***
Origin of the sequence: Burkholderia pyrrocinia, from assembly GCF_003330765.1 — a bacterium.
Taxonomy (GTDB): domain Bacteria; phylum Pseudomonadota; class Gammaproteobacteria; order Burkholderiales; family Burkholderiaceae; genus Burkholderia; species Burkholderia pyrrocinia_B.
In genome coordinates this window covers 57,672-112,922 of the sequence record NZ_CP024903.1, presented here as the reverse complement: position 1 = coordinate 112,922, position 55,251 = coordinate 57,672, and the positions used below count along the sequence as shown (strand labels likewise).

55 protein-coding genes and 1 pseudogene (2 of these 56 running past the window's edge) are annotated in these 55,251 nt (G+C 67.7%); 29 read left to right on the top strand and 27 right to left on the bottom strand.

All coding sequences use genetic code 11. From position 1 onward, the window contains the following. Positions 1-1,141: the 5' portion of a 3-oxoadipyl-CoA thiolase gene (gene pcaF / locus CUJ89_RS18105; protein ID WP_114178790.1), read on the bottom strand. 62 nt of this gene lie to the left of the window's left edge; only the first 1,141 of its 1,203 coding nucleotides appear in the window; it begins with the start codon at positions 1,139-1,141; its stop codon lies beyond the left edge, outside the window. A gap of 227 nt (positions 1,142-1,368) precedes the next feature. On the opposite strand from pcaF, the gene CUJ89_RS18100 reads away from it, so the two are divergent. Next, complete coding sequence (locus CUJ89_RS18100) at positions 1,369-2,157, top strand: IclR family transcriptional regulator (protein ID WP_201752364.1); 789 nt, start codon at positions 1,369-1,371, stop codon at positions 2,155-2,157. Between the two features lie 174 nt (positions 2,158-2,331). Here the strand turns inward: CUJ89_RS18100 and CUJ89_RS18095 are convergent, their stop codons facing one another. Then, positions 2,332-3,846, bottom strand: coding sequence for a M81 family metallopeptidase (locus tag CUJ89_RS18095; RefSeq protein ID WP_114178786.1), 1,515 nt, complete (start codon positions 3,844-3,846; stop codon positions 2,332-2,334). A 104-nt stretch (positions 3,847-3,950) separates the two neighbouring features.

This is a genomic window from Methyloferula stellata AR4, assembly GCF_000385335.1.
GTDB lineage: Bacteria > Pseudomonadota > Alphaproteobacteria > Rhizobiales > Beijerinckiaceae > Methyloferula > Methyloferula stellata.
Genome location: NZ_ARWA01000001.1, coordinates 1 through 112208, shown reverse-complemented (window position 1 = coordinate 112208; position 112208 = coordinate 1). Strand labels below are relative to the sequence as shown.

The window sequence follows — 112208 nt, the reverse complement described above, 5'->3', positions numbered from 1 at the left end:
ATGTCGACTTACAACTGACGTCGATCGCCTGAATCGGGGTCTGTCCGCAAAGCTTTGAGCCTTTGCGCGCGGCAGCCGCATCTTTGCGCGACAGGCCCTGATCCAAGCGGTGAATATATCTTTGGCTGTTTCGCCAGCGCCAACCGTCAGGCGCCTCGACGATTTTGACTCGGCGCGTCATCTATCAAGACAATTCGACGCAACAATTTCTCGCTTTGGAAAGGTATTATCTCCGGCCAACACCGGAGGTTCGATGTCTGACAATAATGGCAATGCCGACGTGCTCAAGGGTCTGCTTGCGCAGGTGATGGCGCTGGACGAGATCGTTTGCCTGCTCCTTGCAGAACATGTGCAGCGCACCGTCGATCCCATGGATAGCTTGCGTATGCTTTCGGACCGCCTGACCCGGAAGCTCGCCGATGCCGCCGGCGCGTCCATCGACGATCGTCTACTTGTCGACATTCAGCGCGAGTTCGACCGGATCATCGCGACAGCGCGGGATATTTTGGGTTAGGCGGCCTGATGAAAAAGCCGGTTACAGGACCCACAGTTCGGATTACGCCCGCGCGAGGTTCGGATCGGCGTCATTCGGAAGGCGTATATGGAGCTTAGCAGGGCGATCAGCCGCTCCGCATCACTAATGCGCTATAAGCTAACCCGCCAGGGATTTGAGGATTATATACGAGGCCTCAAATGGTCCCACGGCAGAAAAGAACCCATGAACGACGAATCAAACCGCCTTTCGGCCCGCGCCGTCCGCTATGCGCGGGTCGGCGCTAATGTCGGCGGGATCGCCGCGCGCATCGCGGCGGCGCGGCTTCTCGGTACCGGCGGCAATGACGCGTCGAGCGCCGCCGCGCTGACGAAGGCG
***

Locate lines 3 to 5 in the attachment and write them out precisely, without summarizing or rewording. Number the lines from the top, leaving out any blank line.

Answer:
In genome coordinates this window covers 57,672-112,922 of the sequence record NZ_CP024903.1, presented here as the reverse complement: position 1 = coordinate 112,922, position 55,251 = coordinate 57,672, and the positions used below count along the sequence as shown (strand labels likewise).

55 protein-coding genes and 1 pseudogene (2 of these 56 running past the window's edge) are annotated in these 55,251 nt (G+C 67.7%); 29 read left to right on the top strand and 27 right to left on the bottom strand.

All coding sequences use genetic code 11. From position 1 onward, the window contains the following. Positions 1-1,141: the 5' portion of a 3-oxoadipyl-CoA thiolase gene (gene pcaF / locus CUJ89_RS18105; protein ID WP_114178790.1), read on the bottom strand. 62 nt of this gene lie to the left of the window's left edge; only the first 1,141 of its 1,203 coding nucleotides appear in the window; it begins with the start codon at positions 1,139-1,141; its stop codon lies beyond the left edge, outside the window. A gap of 227 nt (positions 1,142-1,368) precedes the next feature. On the opposite strand from pcaF, the gene CUJ89_RS18100 reads away from it, so the two are divergent. Next, complete coding sequence (locus CUJ89_RS18100) at positions 1,369-2,157, top strand: IclR family transcriptional regulator (protein ID WP_201752364.1); 789 nt, start codon at positions 1,369-1,371, stop codon at positions 2,155-2,157. Between the two features lie 174 nt (positions 2,158-2,331). Here the strand turns inward: CUJ89_RS18100 and CUJ89_RS18095 are convergent, their stop codons facing one another. Then, positions 2,332-3,846, bottom strand: coding sequence for a M81 family metallopeptidase (locus tag CUJ89_RS18095; RefSeq protein ID WP_114178786.1), 1,515 nt, complete (start codon positions 3,844-3,846; stop codon positions 2,332-2,334). A 104-nt stretch (positions 3,847-3,950) separates the two neighbouring features.